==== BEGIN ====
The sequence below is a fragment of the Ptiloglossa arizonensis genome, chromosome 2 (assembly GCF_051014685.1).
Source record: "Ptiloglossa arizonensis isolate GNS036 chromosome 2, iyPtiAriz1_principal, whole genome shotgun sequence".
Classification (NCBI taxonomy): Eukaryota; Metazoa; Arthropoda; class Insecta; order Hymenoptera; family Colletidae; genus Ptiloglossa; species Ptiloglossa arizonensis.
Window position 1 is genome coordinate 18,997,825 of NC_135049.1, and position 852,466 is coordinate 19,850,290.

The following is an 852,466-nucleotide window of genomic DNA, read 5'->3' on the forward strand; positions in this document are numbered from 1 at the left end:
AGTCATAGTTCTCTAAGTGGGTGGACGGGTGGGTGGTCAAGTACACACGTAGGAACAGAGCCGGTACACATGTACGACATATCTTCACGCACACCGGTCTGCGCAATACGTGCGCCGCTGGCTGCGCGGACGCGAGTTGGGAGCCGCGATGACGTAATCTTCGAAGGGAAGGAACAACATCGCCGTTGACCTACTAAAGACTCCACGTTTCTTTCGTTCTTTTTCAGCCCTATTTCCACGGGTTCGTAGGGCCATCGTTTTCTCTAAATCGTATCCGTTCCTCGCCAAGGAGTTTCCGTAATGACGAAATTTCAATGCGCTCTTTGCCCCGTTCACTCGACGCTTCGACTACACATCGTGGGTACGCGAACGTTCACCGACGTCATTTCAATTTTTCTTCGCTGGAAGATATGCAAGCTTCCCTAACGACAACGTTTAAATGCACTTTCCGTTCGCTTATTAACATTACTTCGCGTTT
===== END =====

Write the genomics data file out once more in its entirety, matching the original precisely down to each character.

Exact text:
The sequence below is a fragment of the Ptiloglossa arizonensis genome, chromosome 2 (assembly GCF_051014685.1).
Source record: "Ptiloglossa arizonensis isolate GNS036 chromosome 2, iyPtiAriz1_principal, whole genome shotgun sequence".
Classification (NCBI taxonomy): Eukaryota; Metazoa; Arthropoda; class Insecta; order Hymenoptera; family Colletidae; genus Ptiloglossa; species Ptiloglossa arizonensis.
Window position 1 is genome coordinate 18,997,825 of NC_135049.1, and position 852,466 is coordinate 19,850,290.

The following is an 852,466-nucleotide window of genomic DNA, read 5'->3' on the forward strand; positions in this document are numbered from 1 at the left end:
AGTCATAGTTCTCTAAGTGGGTGGACGGGTGGGTGGTCAAGTACACACGTAGGAACAGAGCCGGTACACATGTACGACATATCTTCACGCACACCGGTCTGCGCAATACGTGCGCCGCTGGCTGCGCGGACGCGAGTTGGGAGCCGCGATGACGTAATCTTCGAAGGGAAGGAACAACATCGCCGTTGACCTACTAAAGACTCCACGTTTCTTTCGTTCTTTTTCAGCCCTATTTCCACGGGTTCGTAGGGCCATCGTTTTCTCTAAATCGTATCCGTTCCTCGCCAAGGAGTTTCCGTAATGACGAAATTTCAATGCGCTCTTTGCCCCGTTCACTCGACGCTTCGACTACACATCGTGGGTACGCGAACGTTCACCGACGTCATTTCAATTTTTCTTCGCTGGAAGATATGCAAGCTTCCCTAACGACAACGTTTAAATGCACTTTCCGTTCGCTTATTAACATTACTTCGCGTTT